I don’t think that I have ever done a flip-flip on a movie as cataclysmic as the shift in my opinion on Elizabethtown. As much as I respect and admire Cameron Crowe I just didn’t get Elizabethtown when I saw it at the Toronto International Film Festival this year. That cut of the movie was too long, too self-indulgent and frankly, boring. I changed my mind, however, when I saw the Slim Fast version of the movie that has been cut by about half-an-hour.
Crowe has trimmed the fat off the story about a young man—played by Orlando Bloom—who has just designed a shoe that was supposed to revolutionize the industry, but instead is a disaster, losing close to a billion dollars. At the same time he must deal with the death of his father, his extended family in Elizabethtown Kentucky and a perky flight attendant he meets on the way to his father’s memorial service. This time less really is more. The ruthless editing saved the movie, turning it into an enjoyable darkly comic romance.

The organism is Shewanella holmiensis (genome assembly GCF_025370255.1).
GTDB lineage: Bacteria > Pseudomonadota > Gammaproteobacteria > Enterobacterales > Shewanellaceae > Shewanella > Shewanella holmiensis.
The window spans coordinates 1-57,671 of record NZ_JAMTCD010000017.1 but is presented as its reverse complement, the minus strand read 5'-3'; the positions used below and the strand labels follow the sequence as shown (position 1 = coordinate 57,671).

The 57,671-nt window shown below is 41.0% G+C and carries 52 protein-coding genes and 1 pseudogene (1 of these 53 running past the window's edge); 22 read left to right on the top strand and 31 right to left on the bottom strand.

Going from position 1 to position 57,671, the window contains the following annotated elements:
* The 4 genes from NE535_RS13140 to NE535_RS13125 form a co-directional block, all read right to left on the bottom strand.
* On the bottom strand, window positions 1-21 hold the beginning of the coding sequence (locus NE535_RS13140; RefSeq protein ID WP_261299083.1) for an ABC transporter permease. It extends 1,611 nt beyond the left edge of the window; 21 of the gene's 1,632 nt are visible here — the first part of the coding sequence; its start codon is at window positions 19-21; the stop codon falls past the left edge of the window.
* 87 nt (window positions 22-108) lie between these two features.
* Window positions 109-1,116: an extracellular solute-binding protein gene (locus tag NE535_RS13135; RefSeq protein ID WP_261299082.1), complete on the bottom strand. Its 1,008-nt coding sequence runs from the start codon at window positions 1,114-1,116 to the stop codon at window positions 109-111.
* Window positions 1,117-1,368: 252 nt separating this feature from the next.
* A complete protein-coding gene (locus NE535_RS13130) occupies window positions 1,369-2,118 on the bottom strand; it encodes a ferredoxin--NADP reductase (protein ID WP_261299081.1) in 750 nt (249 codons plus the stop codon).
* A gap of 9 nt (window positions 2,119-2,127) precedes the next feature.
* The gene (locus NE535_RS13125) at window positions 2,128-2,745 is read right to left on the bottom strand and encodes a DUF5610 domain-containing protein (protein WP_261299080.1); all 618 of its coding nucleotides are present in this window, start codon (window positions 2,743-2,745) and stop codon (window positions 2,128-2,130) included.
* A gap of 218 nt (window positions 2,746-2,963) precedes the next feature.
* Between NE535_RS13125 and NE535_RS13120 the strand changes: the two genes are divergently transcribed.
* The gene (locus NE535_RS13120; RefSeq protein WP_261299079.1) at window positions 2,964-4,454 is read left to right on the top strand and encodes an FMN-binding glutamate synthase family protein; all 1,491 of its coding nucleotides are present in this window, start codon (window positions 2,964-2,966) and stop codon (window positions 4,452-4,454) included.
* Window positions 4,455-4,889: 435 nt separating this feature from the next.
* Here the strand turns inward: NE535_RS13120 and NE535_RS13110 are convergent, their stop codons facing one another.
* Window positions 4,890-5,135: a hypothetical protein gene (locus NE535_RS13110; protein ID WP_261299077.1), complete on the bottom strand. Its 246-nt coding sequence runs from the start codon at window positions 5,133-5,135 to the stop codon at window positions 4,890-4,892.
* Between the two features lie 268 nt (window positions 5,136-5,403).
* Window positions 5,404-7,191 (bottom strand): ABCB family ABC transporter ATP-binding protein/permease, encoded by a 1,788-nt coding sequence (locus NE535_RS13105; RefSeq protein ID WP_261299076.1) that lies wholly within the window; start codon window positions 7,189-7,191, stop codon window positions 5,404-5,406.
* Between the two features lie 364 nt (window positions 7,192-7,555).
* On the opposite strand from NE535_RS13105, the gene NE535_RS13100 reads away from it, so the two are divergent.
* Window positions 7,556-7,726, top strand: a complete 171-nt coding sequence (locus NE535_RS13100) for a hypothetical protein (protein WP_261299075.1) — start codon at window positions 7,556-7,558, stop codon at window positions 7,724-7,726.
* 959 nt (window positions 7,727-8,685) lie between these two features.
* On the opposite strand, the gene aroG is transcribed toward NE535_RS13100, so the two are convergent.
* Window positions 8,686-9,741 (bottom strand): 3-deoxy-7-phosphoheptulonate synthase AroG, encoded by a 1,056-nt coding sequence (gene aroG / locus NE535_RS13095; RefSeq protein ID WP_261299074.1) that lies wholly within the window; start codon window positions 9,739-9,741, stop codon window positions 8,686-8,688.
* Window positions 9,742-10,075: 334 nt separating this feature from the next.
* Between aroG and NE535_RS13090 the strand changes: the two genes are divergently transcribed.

Crowe has always had a deft hand at directing women—think Rene Zellweger in Jerry Maguire, Cameron Diaz in Vanilla Sky or Kate Hudson in Almost Famous and in Elizabethtown he shines the light on Kirsten Dunst. She is frequently good in films, but she really steals this movie as the cute and kooky stewardess who helps keep Bloom’s head screwed on during his bereavement. She has several unforgettable moments—when she tells Bloom to stop trying to break up with her; her giggly reaction when Bloom asks her a personal question on the telephone. Without her performance the trip to Elizabethtown wouldn’t be nearly as much fun.